Tomorrow’s reading is Luke 13.

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Repent or Perish

Today’s reading is Luke 13.

Pilate, the Gentile governor, had executed several Galileans. When Jesus says to His audience, “Unless you repent, you will all likewise perish,” He isn’t speaking about the final judgment. He is foretelling the coming judgment on the Jews. He is pointing out that if the Jews do not repent, God will bring judgment upon them via the Gentiles. In fact, this chapter ends with a promise of coming destruction of Jerusalem. All that being said, we still see an application for us today. We must not look at those who endure hardship or suffering and assume they were worse sinners than we are. We must not think because we are not facing hardship presently that we are escaping judgment. Rather, we need to realize we are sinners. We need a Savior just like everyone else. That, of course, is why Jesus came into the world. As with the inhabitants of Jerusalem, He does want to gather us under His wings, protecting and delivering us. However, we must repent. We must recognize how sinful we are. We must recognize what judgment we deserve. Only then will we surrender to the King. Only then will we turn our lives over to Him. Only then will we be saved. Judgment is coming. Repent and live.

Tomorrow’s reading is Luke 13.

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Who Am I?

Today’s reading is Luke 9.

Don’t miss this. Peter’s good confession in Luke 9:20 is significant. We have heard it our whole lives and might be tempted to rush through it, thinking, “Oh yeah! I know this part.” But this is what the entire book of Luke is about. This is what all four of the gospels are about. We tend to read these gospels like modern biographies. We want to hear about the birth, what was going on in the world, a chronology of events, a precise accounting of conversations and actions, leading to the subjects death. We get confused when each of the gospels gives a differing presentation of some of those facts. They change the order of events. They don’t give exact records of the conversations. They don’t give all the details of everyone who was involved. And they even do that in some pretty significant places and events. Ancient biographers were not interested in that kind of presentation. I don’t just mean the Bible authors, I mean ancient biographers in general. The gospel authors were writing biography the same way the ancients did. Don’t misunderstand. They didn’t make stuff up. They didn’t lie. They didn’t invent the stories. But they were not interested in giving a detailed chronology of events, actions, and conversations. Their goal was not to explain what the subject of the biography did or what people did around him. Their goal was to explain who the subject of the biography is. Therefore, they crafted the events, actions, and conversations together to make that point. That is what these gospels are about. Each is written from a different perspective, with a different audience in mind, driving home a slightly different nuance of meaning. But each one is designed to prompt this one conclusion: Jesus is the Christ of God. He is the anointed Lord, Savior, King, Priest. Follow Him. Become like Him. Keep reading Luke and see how every event, every action, every conversations points to this one fact: Jesus is the Christ of God. Then believe it and have life in His name.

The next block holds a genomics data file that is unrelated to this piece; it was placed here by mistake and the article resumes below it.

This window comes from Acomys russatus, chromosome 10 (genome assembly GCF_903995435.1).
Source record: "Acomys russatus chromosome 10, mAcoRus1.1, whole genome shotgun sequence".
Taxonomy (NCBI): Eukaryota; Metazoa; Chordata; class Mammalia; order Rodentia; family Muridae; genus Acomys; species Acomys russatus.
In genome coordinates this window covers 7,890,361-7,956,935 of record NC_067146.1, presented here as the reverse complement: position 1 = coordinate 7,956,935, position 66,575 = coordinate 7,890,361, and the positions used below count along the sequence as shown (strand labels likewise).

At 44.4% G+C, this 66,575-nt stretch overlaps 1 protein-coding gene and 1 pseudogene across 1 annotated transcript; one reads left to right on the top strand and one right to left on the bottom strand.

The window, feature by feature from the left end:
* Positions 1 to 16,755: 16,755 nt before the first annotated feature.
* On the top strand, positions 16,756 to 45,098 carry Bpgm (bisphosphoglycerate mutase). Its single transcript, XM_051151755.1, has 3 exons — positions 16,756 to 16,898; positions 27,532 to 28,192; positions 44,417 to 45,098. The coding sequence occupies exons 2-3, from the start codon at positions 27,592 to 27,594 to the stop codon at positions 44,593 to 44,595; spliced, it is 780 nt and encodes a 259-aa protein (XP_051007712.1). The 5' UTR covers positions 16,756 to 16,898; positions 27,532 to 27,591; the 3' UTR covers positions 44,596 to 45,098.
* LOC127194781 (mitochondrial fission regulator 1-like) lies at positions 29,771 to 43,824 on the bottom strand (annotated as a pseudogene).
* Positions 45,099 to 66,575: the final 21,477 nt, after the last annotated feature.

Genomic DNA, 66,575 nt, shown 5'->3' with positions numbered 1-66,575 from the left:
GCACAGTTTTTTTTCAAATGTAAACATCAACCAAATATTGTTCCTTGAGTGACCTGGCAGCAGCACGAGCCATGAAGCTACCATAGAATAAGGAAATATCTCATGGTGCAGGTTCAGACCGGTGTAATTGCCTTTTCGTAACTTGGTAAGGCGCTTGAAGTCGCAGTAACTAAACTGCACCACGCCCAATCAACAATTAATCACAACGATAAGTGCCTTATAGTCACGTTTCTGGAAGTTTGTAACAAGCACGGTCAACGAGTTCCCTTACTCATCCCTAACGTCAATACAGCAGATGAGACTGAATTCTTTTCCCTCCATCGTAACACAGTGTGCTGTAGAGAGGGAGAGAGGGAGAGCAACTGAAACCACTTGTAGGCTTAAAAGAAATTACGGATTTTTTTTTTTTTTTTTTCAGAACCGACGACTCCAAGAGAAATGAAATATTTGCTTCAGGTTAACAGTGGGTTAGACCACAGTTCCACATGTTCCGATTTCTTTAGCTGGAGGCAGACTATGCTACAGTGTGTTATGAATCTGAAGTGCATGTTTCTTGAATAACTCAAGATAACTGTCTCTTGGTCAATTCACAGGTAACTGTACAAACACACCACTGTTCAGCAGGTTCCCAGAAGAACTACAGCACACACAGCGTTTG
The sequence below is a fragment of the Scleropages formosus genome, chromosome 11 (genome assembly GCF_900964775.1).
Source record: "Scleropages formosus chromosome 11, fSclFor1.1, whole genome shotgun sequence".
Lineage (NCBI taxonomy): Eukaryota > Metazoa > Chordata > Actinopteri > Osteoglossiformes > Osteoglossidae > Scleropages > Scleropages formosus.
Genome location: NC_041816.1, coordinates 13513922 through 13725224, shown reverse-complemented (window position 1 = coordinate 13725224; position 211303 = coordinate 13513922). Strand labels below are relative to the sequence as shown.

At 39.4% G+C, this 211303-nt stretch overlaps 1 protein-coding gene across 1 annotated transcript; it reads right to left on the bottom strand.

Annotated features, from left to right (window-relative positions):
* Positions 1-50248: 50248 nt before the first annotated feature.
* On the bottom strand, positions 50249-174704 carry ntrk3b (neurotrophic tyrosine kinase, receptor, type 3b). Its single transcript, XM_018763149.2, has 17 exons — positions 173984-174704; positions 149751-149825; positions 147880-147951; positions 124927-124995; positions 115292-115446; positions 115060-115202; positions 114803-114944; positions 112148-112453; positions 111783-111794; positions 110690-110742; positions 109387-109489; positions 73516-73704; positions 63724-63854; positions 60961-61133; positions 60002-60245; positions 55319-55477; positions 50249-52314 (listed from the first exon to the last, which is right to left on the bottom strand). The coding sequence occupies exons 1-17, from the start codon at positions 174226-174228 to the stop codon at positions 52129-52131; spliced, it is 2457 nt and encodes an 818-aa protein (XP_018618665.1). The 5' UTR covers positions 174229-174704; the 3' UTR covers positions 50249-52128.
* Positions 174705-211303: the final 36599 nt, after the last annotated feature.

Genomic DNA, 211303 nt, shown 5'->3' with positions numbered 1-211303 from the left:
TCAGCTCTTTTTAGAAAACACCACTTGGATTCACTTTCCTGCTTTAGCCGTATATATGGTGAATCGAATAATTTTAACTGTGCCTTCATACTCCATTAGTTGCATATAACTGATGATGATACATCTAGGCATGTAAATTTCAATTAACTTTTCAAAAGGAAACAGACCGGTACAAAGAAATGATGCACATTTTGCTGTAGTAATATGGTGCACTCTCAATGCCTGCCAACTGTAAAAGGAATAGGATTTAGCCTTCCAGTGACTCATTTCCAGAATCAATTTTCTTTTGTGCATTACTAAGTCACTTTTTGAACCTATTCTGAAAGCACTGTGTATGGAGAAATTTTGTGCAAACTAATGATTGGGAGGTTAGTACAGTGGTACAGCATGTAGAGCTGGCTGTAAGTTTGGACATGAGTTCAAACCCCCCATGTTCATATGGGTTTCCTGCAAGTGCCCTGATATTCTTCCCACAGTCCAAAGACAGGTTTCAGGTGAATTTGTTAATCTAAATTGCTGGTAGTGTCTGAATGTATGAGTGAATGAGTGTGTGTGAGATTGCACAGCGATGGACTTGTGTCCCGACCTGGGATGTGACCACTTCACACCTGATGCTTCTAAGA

Tomorrow’s reading is Luke 9.

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Who on Earth is This?

Today’s reading is Luke 8.

So, what’s the answer? Who is this that He commands even the winds and the water, and they obey Him? This is so much more than a guessing game. This whole story calls to mind Psalm 107:23-32. In that passage, men went to do business in ships on the sea. There they saw the great deeds of Yahweh. He, that is, Yahweh commands the storms to rise until the men are at their wits’ end. Then they cry to Yahweh in their trouble and He delivers them from their distress. He then brings them safely to their haven. Can you see it? Here are men on the sea, witnessing the great power of the Lord raising up a storm. They are at their wits’ end and cry out to Jesus in their distress. What does Jesus do? He stills the storm, hushes the waves, quiets the waters, delivers them, and brings them safely to their haven. Who is this that commands the winds and the water, and they obey Him? He is Yahweh, Creator of heaven and earth, Lord of the land and the sea, King of storms. He is Jesus, which name literally means Yahweh is salvation. Praise the Lord! He is our Deliverer.

Tomorrow’s reading is Luke 8.